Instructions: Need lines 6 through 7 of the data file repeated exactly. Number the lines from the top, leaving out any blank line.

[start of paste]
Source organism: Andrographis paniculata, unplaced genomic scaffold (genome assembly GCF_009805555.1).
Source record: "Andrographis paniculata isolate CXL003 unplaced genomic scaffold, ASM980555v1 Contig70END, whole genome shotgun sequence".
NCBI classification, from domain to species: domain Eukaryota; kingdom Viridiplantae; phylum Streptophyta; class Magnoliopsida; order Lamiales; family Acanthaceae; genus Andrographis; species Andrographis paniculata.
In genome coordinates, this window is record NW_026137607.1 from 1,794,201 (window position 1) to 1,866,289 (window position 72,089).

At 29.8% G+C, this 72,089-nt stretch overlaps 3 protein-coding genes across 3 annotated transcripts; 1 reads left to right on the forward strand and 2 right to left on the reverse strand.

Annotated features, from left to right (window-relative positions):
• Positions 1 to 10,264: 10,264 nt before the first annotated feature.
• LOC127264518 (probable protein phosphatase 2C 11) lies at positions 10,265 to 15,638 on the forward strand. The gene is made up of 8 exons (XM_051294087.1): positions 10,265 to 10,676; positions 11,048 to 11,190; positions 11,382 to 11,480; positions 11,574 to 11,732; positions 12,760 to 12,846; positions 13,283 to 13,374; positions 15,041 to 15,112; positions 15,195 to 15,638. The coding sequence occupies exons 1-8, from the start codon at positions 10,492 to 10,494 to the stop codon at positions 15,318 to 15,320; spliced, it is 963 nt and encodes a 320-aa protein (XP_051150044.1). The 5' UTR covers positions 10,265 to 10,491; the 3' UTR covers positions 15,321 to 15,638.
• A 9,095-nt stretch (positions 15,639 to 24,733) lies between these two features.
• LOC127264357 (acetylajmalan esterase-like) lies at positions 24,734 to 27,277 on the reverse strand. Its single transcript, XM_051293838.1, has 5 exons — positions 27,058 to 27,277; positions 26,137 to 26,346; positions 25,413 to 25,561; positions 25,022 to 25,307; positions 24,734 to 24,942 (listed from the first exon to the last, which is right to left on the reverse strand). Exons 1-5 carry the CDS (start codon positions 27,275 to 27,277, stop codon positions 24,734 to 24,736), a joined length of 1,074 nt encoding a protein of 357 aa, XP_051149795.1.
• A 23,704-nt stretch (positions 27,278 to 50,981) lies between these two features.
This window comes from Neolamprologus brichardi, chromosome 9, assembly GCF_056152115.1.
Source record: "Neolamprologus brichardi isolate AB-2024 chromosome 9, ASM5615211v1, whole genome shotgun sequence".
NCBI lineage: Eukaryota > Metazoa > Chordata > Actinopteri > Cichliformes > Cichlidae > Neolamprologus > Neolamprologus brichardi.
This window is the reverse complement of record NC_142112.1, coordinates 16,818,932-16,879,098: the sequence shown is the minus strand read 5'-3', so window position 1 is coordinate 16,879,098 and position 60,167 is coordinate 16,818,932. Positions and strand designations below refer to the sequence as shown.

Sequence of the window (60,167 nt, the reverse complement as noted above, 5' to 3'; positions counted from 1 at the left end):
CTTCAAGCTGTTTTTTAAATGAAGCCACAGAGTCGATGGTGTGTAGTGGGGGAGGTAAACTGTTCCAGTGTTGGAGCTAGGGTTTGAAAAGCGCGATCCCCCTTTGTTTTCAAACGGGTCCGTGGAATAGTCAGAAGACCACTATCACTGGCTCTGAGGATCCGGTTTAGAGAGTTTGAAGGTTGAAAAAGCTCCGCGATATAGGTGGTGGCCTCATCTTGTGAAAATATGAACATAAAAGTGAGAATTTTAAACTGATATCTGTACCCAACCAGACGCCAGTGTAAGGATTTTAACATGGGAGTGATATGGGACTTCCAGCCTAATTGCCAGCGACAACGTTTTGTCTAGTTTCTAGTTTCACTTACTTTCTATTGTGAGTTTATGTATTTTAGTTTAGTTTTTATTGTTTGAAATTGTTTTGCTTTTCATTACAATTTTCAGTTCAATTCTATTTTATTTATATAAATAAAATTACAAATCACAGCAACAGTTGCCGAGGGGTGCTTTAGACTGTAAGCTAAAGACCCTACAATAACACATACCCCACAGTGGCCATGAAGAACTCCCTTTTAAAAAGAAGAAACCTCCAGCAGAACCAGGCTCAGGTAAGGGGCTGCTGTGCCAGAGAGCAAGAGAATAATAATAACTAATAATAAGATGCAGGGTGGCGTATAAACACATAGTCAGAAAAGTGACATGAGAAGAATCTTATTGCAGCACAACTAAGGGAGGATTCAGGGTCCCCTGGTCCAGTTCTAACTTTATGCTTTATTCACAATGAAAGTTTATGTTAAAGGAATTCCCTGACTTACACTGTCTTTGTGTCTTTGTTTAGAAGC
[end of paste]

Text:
Annotated features, from left to right (window-relative positions):
• Positions 1 to 10,264: 10,264 nt before the first annotated feature.